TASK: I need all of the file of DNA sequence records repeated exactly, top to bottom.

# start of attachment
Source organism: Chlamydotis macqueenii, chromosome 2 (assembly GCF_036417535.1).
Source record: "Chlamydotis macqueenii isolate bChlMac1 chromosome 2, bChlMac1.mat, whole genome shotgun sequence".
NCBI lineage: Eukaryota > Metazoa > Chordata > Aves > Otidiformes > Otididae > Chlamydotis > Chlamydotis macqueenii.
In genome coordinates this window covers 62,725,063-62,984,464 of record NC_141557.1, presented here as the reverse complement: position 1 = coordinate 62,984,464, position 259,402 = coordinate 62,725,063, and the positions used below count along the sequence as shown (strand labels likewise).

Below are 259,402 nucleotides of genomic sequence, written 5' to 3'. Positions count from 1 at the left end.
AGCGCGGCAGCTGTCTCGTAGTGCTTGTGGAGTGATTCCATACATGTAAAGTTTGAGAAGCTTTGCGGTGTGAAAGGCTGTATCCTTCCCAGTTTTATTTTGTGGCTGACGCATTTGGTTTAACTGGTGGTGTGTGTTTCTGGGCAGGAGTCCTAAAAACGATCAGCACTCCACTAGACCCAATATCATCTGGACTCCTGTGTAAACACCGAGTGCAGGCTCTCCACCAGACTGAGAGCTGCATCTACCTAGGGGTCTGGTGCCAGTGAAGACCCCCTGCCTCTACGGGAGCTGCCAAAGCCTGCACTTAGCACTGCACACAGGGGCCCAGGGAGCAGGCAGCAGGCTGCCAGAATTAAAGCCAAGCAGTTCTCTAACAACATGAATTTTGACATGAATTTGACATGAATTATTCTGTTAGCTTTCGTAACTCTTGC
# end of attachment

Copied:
Source organism: Chlamydotis macqueenii, chromosome 2 (assembly GCF_036417535.1).
Source record: "Chlamydotis macqueenii isolate bChlMac1 chromosome 2, bChlMac1.mat, whole genome shotgun sequence".
NCBI lineage: Eukaryota > Metazoa > Chordata > Aves > Otidiformes > Otididae > Chlamydotis > Chlamydotis macqueenii.
In genome coordinates this window covers 62,725,063-62,984,464 of record NC_141557.1, presented here as the reverse complement: position 1 = coordinate 62,984,464, position 259,402 = coordinate 62,725,063, and the positions used below count along the sequence as shown (strand labels likewise).

Below are 259,402 nucleotides of genomic sequence, written 5' to 3'. Positions count from 1 at the left end.
AGCGCGGCAGCTGTCTCGTAGTGCTTGTGGAGTGATTCCATACATGTAAAGTTTGAGAAGCTTTGCGGTGTGAAAGGCTGTATCCTTCCCAGTTTTATTTTGTGGCTGACGCATTTGGTTTAACTGGTGGTGTGTGTTTCTGGGCAGGAGTCCTAAAAACGATCAGCACTCCACTAGACCCAATATCATCTGGACTCCTGTGTAAACACCGAGTGCAGGCTCTCCACCAGACTGAGAGCTGCATCTACCTAGGGGTCTGGTGCCAGTGAAGACCCCCTGCCTCTACGGGAGCTGCCAAAGCCTGCACTTAGCACTGCACACAGGGGCCCAGGGAGCAGGCAGCAGGCTGCCAGAATTAAAGCCAAGCAGTTCTCTAACAACATGAATTTTGACATGAATTTGACATGAATTATTCTGTTAGCTTTCGTAACTCTTGC